The Basics of AI and Deep Learning.One of the Godfathers of Deep Learning and World-renowned Authority on AI Research
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How Does AI Think?
You can’t have a discussion about AI without talking about deep learning. This lecture takes us through the basics of deep learning, which helped bring about the AI revolution, as we learn from one of the godfathers of AI, Yoshua Bengio.
In lecture one, “The Birth of Deep Learning,” we learn the basic principles of deep learning, of the which the roots can be traced back to our knowledge of human neural networks.
Lecture two, “A Machine That Reasons,” introduces us to generalization in deep learning, one of the artificial neural networks' ways of learning. What gives AI the ability to carry out a new task that it is unfamiliar with?
The third lecture, “Optimizing Artificial Neural Networks,” gives us an understanding of how AI effectively processes and learns from vast amounts of data. In lecture four, “A Machine That Creates,” we learn about some of the AI research that followed the birth of deep learning. How can AI technology create new images, defeat one of the world's masters of Baduk, and even understand and respond to what people say? Where is AI today? Where will AI lead us?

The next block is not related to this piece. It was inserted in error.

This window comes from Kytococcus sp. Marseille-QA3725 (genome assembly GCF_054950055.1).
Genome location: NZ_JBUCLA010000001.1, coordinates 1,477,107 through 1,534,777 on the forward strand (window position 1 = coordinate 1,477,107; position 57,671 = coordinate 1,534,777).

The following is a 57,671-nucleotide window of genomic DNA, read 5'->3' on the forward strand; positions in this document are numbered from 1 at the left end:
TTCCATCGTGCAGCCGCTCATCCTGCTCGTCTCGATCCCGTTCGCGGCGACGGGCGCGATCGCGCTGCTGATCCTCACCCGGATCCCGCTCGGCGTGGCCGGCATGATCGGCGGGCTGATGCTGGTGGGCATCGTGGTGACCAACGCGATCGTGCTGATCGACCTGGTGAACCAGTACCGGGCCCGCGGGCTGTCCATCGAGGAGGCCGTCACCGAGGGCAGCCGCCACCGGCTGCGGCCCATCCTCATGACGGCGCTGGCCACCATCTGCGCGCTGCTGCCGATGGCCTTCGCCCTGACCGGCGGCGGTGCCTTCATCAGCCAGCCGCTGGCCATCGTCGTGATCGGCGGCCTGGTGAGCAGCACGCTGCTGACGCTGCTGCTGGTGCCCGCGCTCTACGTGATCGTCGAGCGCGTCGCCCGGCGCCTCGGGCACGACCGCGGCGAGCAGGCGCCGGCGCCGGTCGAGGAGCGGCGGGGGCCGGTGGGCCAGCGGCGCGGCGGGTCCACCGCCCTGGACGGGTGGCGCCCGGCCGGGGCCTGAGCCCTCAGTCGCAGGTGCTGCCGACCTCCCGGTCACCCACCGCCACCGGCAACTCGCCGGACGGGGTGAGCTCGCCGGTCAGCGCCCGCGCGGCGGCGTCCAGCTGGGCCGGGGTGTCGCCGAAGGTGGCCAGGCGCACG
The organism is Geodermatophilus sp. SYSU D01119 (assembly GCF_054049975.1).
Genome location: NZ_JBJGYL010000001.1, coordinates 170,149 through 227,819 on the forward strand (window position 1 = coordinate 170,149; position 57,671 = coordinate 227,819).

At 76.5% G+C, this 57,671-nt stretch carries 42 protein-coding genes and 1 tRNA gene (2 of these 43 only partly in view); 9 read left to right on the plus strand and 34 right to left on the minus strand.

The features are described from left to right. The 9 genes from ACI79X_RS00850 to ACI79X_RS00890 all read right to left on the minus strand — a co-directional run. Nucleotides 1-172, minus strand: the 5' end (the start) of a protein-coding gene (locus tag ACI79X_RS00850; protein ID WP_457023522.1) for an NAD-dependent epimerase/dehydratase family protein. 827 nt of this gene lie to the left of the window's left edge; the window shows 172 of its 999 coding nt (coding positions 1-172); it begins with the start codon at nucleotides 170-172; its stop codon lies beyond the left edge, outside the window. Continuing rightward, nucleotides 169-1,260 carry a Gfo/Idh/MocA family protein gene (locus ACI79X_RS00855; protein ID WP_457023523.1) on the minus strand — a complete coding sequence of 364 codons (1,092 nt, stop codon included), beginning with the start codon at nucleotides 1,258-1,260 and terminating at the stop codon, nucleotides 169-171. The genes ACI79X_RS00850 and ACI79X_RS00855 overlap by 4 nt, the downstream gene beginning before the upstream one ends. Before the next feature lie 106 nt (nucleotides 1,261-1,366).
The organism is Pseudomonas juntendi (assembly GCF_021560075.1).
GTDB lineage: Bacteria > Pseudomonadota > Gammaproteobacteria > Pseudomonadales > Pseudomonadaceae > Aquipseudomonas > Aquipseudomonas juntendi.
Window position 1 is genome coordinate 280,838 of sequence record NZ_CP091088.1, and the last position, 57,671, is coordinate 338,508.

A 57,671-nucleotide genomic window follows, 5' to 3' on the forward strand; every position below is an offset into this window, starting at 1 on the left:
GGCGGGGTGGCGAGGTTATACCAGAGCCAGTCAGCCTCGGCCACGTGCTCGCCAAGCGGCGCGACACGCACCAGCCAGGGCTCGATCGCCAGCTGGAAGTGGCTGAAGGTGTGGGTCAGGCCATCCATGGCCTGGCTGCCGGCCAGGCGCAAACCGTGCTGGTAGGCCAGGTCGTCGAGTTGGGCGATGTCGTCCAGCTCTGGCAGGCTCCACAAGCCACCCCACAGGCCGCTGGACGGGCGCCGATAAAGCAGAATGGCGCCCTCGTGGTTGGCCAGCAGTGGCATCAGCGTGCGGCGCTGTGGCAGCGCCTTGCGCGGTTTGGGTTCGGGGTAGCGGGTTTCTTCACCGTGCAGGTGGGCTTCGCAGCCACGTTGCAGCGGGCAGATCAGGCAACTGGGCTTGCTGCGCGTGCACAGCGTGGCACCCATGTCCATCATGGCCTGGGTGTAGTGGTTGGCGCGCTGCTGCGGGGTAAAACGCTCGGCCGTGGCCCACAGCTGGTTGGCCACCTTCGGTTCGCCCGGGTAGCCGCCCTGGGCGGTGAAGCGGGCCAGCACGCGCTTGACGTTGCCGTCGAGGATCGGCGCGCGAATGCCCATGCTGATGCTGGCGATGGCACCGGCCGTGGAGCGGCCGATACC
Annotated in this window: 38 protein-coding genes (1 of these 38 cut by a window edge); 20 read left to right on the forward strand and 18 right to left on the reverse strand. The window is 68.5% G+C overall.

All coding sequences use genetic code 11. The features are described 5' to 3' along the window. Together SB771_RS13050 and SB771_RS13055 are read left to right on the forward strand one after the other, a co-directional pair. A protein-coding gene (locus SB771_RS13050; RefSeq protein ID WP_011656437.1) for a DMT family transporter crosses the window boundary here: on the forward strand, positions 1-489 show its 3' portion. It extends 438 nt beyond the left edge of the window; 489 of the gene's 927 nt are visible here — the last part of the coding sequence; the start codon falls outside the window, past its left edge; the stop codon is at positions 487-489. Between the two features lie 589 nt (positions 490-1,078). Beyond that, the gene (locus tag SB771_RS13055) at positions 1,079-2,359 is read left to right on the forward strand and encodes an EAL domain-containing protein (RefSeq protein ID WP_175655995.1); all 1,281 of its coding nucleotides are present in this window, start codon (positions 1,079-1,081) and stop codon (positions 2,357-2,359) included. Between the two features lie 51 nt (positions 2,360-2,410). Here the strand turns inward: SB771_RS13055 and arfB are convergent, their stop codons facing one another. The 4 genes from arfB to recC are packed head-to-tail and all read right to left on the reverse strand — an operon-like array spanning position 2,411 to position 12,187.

For the final lecture, “A Good AI,” we evaluate artificial intelligence as a tool used for the purpose of advancing humanity. We also find out why Yoshua Bengio raised his voice about the ethical use of AI in the 2017 Montreal Declaration.
Professor of Computer Science at Université de Montréal Director of the MILA, Montreal Institute for Learning Algorithms Turing Award (2018) Fellow of the Royal Society of Canada (2017) Fellow of the Royal Society of London (2020) Officer of the Order of Canada (2017) Killam Prize (2019) Legion d’honneur (2022)
Yoshua Bengio is a Canadian researcher of AI and professor of computer science at the Universite de Montreal. He is one of the early developers of deep learning, the core technology of AI, and is referred to as one of the four godfathers of AI, along with Geoffrey Hinton, Yann LeCun, and Andrew Ng. After reading a paper from Hinton in 1985, he turned his attention to neural networks research. He received the Turing Award in 2018 together with Hinton and LeCun for their contributions to the development of deep learning.
He continues to work in the field of AI at MILA, the Montreal Institute for Learning Algorithms, which he founded some 30 years ago. He is at the forefront of advocating for the ethical use of AI, one of the biggest issues surrounding the development and implementation of AI today.
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